Las Tunas Court Accepts Habeas Corpus Petition Prepared by Cubalex for Detained Activists / Cubalex

Cubalex, 29 April 2021 — The Provincial Court of Las Tunas has accepted the special Habeas Corpus petition, presented through legal assistance from Cubalex, in favor of the activists Taimir García, Adrián Góngora and Damián Hechavarría, detained on April 21 after peacefully demonstrating in that eastern city. The court required the police to present the detainees at a public hearing.

The public hearing, which seeks to clarify the facts, will take place on April 29, at 2:00 p.m., at the courthouse.

Cubalex applauds Jorge Luis García Fajardo, Annia Naomi Cortés, Jesús Canales Romero and Luis Fernández Reyna, judges of the judicial body, for working with the independence that their positions require, to comply with the provisions of the law and guarantee due process in this case.

Criminal Court Division One continue reading

Writ Granting Hearing in Habeas Corpus Proceeding

President – Gerardo Peña Canales

Judges –   Jorge Luis García Fajardo, Annia Naomi Cortés, Jesús Canales Romero, Luis Fernández Reyna

In Las Tunas on April 28, 2021

Granting a petition for habeas corpus presented by citizen Holmis Rivas Carmenate in favor of the detainees Taimir García Meriño, Adrián Miguel Góngora Santiesteban and Damián Hechavarría Labrada against the detention carried out by officers of the National Revolutionary Police

Judge Gerardo Peña Canales presiding –

As a result of the proceedings, the Court finds that a habeas corpus procedure has been filed on behalf of the detainees Taimir García Meriño, Adrián Miguel Góngora Santiesteban and Damián Hechavarría Labrada which requests that a hearing be held, seeking their immediate release on the grounds that their arrest and subsequent transfer to the Provincial Investigation Unit of Las Tunas is arbitrary.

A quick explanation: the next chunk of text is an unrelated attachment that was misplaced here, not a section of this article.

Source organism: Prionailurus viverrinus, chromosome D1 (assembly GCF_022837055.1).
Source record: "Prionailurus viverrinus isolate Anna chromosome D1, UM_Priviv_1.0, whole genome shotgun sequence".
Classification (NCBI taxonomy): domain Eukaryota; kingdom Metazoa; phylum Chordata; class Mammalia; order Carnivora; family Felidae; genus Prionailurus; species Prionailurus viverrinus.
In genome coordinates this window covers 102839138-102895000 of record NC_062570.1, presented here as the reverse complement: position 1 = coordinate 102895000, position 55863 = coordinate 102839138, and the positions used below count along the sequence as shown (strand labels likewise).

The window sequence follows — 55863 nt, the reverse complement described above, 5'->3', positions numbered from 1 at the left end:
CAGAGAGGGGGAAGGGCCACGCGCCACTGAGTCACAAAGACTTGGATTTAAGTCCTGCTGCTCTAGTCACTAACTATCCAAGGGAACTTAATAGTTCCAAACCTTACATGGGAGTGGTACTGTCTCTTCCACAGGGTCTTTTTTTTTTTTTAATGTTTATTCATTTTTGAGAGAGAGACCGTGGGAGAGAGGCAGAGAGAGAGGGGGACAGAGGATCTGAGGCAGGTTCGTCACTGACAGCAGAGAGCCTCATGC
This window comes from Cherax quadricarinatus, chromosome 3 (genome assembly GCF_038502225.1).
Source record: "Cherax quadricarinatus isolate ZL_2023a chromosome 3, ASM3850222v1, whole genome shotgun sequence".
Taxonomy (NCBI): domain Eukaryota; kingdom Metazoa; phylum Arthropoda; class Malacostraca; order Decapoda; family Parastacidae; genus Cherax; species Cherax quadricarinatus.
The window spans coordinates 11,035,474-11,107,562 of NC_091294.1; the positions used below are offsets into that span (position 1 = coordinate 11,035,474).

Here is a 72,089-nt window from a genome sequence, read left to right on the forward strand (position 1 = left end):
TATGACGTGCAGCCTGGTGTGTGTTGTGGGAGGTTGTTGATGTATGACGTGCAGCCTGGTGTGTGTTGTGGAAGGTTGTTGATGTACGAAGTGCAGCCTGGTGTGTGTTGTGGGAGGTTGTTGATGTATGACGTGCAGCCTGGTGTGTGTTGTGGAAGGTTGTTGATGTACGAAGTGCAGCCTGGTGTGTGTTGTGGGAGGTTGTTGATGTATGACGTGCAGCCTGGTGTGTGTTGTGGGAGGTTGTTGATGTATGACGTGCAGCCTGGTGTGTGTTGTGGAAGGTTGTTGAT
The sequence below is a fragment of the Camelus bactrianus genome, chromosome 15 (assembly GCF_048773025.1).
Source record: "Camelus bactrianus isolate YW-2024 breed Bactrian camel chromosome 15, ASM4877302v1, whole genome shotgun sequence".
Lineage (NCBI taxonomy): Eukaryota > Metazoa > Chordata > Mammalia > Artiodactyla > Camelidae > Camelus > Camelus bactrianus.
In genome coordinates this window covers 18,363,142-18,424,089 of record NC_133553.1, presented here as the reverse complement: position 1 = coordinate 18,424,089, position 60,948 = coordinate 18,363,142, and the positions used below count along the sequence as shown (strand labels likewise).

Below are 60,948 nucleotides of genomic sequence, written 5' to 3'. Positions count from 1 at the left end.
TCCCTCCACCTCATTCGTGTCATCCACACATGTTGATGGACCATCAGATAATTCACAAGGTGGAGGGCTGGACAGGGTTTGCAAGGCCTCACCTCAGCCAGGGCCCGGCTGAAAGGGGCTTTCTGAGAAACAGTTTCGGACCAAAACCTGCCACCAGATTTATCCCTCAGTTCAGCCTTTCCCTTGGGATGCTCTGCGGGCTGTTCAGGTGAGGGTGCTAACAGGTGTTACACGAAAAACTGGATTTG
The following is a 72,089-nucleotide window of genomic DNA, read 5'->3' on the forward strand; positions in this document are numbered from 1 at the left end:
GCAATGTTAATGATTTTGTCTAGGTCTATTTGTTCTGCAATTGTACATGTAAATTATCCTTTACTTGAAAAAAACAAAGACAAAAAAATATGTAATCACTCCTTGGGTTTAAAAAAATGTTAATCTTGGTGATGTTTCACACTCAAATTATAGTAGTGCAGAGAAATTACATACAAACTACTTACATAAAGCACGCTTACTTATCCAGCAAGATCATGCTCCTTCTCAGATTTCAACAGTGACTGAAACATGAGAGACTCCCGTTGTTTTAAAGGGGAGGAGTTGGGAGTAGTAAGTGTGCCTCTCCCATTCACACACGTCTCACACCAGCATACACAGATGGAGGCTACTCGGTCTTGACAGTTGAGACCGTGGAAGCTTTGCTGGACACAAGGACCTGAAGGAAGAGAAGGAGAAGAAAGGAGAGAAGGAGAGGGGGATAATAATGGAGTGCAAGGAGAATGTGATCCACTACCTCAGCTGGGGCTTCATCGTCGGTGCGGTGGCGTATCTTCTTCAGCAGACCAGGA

Considering that the petition is exercised in the manner prescribed in article 467 et seq. of the Criminal Procedure Law, conforming as required, and according to what is pertinent.

The Court Agrees:

To schedule the date, time and place to hold a hearing for a habeas corpus proceeding.

Requiring the Provincial Instructor who handles the process to present the detainees Taimir García Meriño, Adrián Góngora Santiesteban, and Damián Hechavarría Labrada, to hold the hearing that will be held on April 29, 2021 at 2:00 p.m. in the Provincial Court of Las Tunas, having to submit a written form stating when and the reason for the arrest of these people, the crime charged, the dictated resolutions in effect and the other arguments considered in respect to the denounced violations by the person who presents the process, who must be served with a copy